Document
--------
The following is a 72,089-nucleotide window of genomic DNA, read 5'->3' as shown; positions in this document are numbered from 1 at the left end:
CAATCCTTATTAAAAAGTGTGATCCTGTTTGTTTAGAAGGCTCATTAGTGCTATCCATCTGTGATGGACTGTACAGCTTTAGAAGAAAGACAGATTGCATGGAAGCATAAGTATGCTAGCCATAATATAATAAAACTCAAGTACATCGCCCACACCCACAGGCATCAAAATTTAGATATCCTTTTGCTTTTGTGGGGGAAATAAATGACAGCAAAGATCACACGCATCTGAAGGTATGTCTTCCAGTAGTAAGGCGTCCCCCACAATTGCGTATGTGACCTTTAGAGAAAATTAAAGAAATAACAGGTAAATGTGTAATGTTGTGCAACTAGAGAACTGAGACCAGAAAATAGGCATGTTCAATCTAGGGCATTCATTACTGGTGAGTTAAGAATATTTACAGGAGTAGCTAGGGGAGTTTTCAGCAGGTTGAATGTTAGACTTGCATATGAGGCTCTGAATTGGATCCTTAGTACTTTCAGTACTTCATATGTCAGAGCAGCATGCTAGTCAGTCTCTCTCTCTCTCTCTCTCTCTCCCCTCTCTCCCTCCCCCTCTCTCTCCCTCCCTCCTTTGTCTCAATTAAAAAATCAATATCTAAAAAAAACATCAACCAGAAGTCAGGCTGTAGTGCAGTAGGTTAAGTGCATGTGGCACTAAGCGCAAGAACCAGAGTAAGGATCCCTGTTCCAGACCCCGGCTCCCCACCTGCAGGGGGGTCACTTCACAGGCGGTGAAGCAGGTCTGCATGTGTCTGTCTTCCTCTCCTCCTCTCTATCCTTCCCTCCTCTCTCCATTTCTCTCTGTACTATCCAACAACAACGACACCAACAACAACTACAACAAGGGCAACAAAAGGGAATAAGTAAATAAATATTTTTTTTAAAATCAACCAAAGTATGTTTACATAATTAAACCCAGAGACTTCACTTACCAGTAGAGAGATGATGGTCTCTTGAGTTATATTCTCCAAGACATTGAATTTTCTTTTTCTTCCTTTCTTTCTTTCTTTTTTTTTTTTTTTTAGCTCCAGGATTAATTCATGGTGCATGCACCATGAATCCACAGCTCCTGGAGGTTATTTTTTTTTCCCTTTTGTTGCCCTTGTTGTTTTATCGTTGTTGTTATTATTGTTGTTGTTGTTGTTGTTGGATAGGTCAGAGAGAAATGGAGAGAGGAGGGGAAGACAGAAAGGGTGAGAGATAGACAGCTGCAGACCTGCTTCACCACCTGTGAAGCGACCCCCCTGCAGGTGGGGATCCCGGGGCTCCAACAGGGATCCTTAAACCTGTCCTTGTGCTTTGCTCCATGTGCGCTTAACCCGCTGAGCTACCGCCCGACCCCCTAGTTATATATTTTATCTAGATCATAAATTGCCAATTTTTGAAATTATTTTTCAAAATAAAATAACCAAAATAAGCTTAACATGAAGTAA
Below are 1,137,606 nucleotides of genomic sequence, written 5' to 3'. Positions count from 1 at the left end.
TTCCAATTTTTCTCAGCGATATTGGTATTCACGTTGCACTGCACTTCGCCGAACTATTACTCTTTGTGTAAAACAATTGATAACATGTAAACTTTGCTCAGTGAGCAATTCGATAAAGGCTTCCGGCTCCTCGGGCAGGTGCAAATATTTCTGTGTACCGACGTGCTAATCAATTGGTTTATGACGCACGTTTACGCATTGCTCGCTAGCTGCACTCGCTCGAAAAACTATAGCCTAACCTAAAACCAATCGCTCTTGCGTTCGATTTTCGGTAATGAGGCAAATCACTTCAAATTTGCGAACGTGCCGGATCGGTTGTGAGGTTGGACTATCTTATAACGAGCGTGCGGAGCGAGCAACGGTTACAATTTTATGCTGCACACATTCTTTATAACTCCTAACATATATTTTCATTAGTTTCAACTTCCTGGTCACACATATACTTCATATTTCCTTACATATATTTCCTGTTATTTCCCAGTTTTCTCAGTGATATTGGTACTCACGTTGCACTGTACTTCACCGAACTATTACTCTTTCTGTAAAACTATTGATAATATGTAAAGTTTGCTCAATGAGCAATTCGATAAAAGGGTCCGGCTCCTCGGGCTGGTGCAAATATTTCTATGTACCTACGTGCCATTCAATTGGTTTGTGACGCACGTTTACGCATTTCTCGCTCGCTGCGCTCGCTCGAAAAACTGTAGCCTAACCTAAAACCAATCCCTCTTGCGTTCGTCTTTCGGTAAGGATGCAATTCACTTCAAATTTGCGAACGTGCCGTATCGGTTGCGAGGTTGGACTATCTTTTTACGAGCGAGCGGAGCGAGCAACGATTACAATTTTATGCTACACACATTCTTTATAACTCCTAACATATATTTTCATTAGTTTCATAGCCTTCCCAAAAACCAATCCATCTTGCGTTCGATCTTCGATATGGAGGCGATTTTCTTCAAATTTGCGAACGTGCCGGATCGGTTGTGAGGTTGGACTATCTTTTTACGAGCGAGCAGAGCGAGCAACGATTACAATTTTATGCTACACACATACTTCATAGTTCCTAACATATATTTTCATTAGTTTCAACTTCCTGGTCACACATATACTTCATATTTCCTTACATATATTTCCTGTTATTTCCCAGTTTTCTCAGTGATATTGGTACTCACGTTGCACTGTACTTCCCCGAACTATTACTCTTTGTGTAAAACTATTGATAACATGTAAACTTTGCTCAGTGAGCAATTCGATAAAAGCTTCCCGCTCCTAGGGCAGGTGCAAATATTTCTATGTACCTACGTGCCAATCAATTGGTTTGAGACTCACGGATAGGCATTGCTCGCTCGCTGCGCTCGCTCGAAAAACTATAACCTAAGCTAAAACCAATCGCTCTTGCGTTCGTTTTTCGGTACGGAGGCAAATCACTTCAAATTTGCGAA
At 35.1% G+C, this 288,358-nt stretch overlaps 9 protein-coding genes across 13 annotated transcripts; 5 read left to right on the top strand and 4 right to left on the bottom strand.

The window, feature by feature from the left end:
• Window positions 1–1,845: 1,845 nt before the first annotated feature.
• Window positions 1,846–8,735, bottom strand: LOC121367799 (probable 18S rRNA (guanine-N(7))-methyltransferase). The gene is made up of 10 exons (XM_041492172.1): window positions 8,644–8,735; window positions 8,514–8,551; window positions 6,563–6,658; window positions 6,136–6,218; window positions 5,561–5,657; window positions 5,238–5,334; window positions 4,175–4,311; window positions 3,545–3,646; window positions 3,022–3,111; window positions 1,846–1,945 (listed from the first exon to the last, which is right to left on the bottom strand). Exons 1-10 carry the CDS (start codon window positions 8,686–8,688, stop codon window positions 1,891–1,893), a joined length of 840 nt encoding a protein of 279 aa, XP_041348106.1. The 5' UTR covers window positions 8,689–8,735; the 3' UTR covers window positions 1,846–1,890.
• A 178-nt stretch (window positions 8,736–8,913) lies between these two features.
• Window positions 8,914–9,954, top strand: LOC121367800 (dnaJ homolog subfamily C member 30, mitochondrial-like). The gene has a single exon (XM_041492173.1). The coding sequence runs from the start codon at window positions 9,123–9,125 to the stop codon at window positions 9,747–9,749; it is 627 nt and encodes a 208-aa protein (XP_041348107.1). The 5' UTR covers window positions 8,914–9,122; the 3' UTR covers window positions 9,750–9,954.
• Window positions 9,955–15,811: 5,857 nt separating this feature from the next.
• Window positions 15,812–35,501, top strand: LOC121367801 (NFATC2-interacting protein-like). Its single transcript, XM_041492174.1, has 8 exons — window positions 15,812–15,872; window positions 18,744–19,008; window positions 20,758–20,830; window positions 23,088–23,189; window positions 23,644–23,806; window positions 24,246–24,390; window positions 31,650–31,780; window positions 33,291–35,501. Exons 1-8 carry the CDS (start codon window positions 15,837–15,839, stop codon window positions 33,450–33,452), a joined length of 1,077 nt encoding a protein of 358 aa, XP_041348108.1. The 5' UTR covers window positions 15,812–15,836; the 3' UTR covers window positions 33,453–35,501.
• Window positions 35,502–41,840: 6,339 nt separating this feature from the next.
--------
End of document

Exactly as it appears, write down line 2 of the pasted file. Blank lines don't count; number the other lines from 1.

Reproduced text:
CAATCCTTATTAAAAAGTGTGATCCTGTTTGTTTAGAAGGCTCATTAGTGCTATCCATCTGTGATGGACTGTACAGCTTTAGAAGAAAGACAGATTGCATGGAAGCATAAGTATGCTAGCCATAATATAATAAAACTCAAGTACATCGCCCACACCCACAGGCATCAAAATTTAGATATCCTTTTGCTTTTGTGGGGGAAATAAATGACAGCAAAGATCACACGCATCTGAAGGTATGTCTTCCAGTAGTAAGGCGTCCCCCACAATTGCGTATGTGACCTTTAGAGAAAATTAAAGAAATAACAGGTAAATGTGTAATGTTGTGCAACTAGAGAACTGAGACCAGAAAATAGGCATGTTCAATCTAGGGCATTCATTACTGGTGAGTTAAGAATATTTACAGGAGTAGCTAGGGGAGTTTTCAGCAGGTTGAATGTTAGACTTGCATATGAGGCTCTGAATTGGATCCTTAGTACTTTCAGTACTTCATATGTCAGAGCAGCATGCTAGTCAGTCTCTCTCTCTCTCTCTCTCTCTCCCCTCTCTCCCTCCCCCTCTCTCTCCCTCCCTCCTTTGTCTCAATTAAAAAATCAATATCTAAAAAAAACATCAACCAGAAGTCAGGCTGTAGTGCAGTAGGTTAAGTGCATGTGGCACTAAGCGCAAGAACCAGAGTAAGGATCCCTGTTCCAGACCCCGGCTCCCCACCTGCAGGGGGGTCACTTCACAGGCGGTGAAGCAGGTCTGCATGTGTCTGTCTTCCTCTCCTCCTCTCTATCCTTCCCTCCTCTCTCCATTTCTCTCTGTACTATCCAACAACAACGACACCAACAACAACTACAACAAGGGCAACAAAAGGGAATAAGTAAATAAATATTTTTTTTAAAATCAACCAAAGTATGTTTACATAATTAAACCCAGAGACTTCACTTACCAGTAGAGAGATGATGGTCTCTTGAGTTATATTCTCCAAGACATTGAATTTTCTTTTTCTTCCTTTCTTTCTTTCTTTTTTTTTTTTTTTTAGCTCCAGGATTAATTCATGGTGCATGCACCATGAATCCACAGCTCCTGGAGGTTATTTTTTTTTCCCTTTTGTTGCCCTTGTTGTTTTATCGTTGTTGTTATTATTGTTGTTGTTGTTGTTGTTGGATAGGTCAGAGAGAAATGGAGAGAGGAGGGGAAGACAGAAAGGGTGAGAGATAGACAGCTGCAGACCTGCTTCACCACCTGTGAAGCGACCCCCCTGCAGGTGGGGATCCCGGGGCTCCAACAGGGATCCTTAAACCTGTCCTTGTGCTTTGCTCCATGTGCGCTTAACCCGCTGAGCTACCGCCCGACCCCCTAGTTATATATTTTATCTAGATCATAAATTGCCAATTTTTGAAATTATTTTTCAAAATAAAATAACCAAAATAAGCTTAACATGAAGTAA